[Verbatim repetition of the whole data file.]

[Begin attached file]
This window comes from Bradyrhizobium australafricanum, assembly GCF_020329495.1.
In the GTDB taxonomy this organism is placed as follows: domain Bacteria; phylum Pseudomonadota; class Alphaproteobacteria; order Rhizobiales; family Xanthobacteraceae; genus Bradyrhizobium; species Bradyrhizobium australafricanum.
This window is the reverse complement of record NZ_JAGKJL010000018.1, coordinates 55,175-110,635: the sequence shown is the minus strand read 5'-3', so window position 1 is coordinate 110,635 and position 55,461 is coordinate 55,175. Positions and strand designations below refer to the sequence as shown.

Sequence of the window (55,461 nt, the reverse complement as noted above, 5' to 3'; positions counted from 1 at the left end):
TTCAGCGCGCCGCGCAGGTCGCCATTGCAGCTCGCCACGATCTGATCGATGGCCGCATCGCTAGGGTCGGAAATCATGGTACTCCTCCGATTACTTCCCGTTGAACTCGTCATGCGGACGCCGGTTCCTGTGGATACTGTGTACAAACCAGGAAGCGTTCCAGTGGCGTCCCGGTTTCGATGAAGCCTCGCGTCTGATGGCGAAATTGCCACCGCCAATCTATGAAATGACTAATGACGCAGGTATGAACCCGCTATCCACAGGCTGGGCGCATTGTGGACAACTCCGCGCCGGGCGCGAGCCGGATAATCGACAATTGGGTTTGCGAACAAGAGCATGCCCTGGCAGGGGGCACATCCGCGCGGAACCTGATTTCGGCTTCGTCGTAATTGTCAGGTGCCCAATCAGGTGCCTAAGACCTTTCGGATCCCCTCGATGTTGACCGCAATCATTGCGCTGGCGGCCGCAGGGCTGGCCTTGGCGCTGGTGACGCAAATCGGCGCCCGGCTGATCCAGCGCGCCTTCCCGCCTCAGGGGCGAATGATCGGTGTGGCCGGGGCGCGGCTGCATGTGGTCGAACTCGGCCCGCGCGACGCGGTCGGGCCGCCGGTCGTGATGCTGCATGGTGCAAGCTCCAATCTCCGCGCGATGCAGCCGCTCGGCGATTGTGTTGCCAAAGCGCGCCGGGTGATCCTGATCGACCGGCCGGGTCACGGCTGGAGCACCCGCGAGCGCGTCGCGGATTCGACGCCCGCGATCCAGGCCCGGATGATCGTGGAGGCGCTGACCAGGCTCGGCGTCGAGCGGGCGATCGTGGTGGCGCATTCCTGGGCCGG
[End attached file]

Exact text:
This window comes from Bradyrhizobium australafricanum, assembly GCF_020329495.1.
In the GTDB taxonomy this organism is placed as follows: domain Bacteria; phylum Pseudomonadota; class Alphaproteobacteria; order Rhizobiales; family Xanthobacteraceae; genus Bradyrhizobium; species Bradyrhizobium australafricanum.
This window is the reverse complement of record NZ_JAGKJL010000018.1, coordinates 55,175-110,635: the sequence shown is the minus strand read 5'-3', so window position 1 is coordinate 110,635 and position 55,461 is coordinate 55,175. Positions and strand designations below refer to the sequence as shown.

Sequence of the window (55,461 nt, the reverse complement as noted above, 5' to 3'; positions counted from 1 at the left end):
TTCAGCGCGCCGCGCAGGTCGCCATTGCAGCTCGCCACGATCTGATCGATGGCCGCATCGCTAGGGTCGGAAATCATGGTACTCCTCCGATTACTTCCCGTTGAACTCGTCATGCGGACGCCGGTTCCTGTGGATACTGTGTACAAACCAGGAAGCGTTCCAGTGGCGTCCCGGTTTCGATGAAGCCTCGCGTCTGATGGCGAAATTGCCACCGCCAATCTATGAAATGACTAATGACGCAGGTATGAACCCGCTATCCACAGGCTGGGCGCATTGTGGACAACTCCGCGCCGGGCGCGAGCCGGATAATCGACAATTGGGTTTGCGAACAAGAGCATGCCCTGGCAGGGGGCACATCCGCGCGGAACCTGATTTCGGCTTCGTCGTAATTGTCAGGTGCCCAATCAGGTGCCTAAGACCTTTCGGATCCCCTCGATGTTGACCGCAATCATTGCGCTGGCGGCCGCAGGGCTGGCCTTGGCGCTGGTGACGCAAATCGGCGCCCGGCTGATCCAGCGCGCCTTCCCGCCTCAGGGGCGAATGATCGGTGTGGCCGGGGCGCGGCTGCATGTGGTCGAACTCGGCCCGCGCGACGCGGTCGGGCCGCCGGTCGTGATGCTGCATGGTGCAAGCTCCAATCTCCGCGCGATGCAGCCGCTCGGCGATTGTGTTGCCAAAGCGCGCCGGGTGATCCTGATCGACCGGCCGGGTCACGGCTGGAGCACCCGCGAGCGCGTCGCGGATTCGACGCCCGCGATCCAGGCCCGGATGATCGTGGAGGCGCTGACCAGGCTCGGCGTCGAGCGGGCGATCGTGGTGGCGCATTCCTGGGCCGG